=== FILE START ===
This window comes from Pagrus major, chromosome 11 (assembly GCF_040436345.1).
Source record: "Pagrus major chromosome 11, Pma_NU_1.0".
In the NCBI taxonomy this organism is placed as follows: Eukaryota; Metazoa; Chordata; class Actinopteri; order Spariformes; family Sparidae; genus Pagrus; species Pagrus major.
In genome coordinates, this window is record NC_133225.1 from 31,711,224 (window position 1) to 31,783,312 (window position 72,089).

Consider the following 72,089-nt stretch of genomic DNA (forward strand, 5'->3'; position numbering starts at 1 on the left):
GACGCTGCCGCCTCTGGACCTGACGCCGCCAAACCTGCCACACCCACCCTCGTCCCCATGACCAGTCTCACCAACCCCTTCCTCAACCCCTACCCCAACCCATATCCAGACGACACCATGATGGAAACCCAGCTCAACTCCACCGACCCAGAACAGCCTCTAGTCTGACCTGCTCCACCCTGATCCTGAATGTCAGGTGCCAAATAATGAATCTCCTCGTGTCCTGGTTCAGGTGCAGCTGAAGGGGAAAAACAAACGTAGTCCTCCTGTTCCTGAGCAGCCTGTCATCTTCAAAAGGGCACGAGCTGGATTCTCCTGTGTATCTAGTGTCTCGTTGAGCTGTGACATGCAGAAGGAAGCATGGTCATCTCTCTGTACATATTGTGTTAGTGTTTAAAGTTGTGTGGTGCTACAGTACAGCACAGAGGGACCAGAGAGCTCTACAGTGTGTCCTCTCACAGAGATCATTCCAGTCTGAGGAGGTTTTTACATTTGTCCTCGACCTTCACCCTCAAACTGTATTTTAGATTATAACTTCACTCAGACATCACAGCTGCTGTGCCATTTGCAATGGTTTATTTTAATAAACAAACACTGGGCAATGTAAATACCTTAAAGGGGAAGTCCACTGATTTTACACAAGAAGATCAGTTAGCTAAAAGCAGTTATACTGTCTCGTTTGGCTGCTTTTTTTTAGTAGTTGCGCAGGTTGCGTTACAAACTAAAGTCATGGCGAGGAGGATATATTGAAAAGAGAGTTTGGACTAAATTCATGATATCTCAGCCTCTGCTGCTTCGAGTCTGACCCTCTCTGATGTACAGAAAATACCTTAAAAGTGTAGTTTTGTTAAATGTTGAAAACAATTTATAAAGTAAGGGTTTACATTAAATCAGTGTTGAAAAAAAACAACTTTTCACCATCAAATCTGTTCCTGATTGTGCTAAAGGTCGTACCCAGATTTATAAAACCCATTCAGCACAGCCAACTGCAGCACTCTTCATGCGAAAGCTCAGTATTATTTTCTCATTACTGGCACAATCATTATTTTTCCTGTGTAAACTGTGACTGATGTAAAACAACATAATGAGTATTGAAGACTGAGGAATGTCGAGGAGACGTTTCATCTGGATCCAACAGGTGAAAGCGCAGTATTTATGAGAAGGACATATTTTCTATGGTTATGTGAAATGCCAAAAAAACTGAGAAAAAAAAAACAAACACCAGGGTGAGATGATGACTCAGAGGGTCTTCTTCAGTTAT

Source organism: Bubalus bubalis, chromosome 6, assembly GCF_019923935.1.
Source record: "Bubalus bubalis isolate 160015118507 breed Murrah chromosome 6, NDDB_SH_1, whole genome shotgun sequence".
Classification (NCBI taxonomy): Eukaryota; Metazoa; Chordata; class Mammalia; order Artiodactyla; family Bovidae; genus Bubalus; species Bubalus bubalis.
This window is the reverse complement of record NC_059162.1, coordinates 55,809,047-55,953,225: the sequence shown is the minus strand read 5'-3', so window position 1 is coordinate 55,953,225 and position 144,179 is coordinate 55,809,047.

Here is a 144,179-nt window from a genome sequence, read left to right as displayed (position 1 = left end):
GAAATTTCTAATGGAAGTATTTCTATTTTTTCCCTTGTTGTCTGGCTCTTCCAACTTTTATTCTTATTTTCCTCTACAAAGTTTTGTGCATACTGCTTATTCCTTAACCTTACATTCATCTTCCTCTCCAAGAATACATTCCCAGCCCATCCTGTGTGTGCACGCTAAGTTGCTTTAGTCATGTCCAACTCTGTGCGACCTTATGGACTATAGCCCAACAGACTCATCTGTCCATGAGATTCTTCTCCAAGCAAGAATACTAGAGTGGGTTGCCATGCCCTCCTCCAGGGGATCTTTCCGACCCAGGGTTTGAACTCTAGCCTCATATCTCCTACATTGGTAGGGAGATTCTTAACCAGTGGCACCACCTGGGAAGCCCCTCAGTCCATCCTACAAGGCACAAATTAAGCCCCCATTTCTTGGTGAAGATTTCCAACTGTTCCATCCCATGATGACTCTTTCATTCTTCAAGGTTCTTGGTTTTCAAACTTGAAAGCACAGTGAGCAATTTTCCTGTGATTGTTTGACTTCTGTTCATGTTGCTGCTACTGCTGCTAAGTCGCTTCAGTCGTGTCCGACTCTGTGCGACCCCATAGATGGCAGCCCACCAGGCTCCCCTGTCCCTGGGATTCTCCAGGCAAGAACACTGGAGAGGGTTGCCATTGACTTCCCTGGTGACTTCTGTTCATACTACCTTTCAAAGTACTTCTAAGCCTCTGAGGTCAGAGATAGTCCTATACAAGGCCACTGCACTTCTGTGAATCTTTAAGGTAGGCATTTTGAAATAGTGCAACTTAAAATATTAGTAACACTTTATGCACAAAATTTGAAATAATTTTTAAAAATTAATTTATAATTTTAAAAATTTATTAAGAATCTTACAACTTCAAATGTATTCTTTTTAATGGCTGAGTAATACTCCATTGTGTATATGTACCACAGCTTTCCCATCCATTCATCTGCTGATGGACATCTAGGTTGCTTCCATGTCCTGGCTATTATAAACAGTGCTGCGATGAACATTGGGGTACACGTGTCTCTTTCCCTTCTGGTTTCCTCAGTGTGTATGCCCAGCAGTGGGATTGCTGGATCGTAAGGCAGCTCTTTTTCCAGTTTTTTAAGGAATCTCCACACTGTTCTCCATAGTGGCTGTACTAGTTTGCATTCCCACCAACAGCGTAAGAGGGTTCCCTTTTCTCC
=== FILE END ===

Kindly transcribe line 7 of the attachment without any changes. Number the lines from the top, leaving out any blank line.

Source organism: Bubalus bubalis, chromosome 6, assembly GCF_019923935.1.